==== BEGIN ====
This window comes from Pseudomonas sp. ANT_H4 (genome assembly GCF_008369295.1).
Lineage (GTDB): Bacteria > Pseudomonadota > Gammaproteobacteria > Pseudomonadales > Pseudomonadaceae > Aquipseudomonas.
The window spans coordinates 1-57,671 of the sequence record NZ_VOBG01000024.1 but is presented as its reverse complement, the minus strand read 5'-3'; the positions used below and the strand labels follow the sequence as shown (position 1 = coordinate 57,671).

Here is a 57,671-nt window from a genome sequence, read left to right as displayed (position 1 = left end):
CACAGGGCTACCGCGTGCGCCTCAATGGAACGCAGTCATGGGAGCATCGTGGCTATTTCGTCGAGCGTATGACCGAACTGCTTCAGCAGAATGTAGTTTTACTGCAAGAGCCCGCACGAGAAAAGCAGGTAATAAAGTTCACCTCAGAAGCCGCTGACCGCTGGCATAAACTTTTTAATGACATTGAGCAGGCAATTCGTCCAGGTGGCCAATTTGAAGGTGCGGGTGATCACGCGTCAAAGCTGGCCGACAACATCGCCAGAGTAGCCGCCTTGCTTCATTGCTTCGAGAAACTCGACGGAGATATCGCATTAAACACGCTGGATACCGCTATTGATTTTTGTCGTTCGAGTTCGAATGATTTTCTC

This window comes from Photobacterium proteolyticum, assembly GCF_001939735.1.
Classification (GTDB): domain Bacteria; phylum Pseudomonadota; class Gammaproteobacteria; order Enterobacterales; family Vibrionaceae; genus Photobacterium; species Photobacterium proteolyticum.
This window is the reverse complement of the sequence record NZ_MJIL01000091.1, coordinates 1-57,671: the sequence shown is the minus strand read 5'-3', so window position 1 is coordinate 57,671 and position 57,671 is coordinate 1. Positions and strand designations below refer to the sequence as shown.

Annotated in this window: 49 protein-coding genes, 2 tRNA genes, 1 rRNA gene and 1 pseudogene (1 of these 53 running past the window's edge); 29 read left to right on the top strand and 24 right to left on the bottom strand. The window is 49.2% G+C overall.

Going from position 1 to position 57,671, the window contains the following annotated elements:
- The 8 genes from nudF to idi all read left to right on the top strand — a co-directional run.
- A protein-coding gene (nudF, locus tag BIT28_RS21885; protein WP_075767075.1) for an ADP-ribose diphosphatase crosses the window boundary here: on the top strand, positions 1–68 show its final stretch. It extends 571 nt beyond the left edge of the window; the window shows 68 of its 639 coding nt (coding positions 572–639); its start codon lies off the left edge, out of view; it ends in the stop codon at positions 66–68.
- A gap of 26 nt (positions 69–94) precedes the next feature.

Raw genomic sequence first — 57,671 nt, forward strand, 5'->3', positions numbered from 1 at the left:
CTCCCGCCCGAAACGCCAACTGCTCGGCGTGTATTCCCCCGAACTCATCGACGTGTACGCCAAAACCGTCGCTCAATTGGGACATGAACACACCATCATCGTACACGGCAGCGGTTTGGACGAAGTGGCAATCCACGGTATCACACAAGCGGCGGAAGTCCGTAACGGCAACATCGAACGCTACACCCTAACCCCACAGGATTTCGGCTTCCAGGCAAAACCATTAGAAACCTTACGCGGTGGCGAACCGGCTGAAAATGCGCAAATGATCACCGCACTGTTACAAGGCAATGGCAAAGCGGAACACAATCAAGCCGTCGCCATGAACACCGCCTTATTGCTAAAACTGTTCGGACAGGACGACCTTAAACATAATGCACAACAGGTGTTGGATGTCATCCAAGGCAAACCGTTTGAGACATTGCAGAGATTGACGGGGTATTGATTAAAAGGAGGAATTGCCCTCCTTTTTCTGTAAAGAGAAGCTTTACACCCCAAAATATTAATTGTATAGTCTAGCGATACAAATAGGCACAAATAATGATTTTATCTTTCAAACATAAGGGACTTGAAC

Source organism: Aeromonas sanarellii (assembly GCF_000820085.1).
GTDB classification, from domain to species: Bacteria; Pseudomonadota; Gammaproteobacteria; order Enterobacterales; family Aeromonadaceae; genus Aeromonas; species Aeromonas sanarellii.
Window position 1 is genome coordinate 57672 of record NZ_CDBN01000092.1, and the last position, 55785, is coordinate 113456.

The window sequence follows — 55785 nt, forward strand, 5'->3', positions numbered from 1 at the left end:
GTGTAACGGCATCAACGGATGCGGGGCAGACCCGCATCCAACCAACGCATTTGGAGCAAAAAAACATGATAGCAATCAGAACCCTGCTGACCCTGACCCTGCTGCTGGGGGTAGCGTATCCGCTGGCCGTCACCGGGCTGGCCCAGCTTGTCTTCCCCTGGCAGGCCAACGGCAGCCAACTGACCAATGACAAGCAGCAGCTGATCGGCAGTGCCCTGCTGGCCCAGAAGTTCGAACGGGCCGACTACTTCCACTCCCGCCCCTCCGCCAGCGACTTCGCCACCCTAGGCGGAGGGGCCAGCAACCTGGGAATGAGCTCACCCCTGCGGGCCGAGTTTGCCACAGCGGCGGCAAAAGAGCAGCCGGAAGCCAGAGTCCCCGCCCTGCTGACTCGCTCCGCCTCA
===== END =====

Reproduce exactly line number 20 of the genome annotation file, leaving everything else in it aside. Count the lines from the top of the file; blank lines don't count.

GTGTAACGGCATCAACGGATGCGGGGCAGACCCGCATCCAACCAACGCATTTGGAGCAAAAAAACATGATAGCAATCAGAACCCTGCTGACCCTGACCCTGCTGCTGGGGGTAGCGTATCCGCTGGCCGTCACCGGGCTGGCCCAGCTTGTCTTCCCCTGGCAGGCCAACGGCAGCCAACTGACCAATGACAAGCAGCAGCTGATCGGCAGTGCCCTGCTGGCCCAGAAGTTCGAACGGGCCGACTACTTCCACTCCCGCCCCTCCGCCAGCGACTTCGCCACCCTAGGCGGAGGGGCCAGCAACCTGGGAATGAGCTCACCCCTGCGGGCCGAGTTTGCCACAGCGGCGGCAAAAGAGCAGCCGGAAGCCAGAGTCCCCGCCCTGCTGACTCGCTCCGCCTCA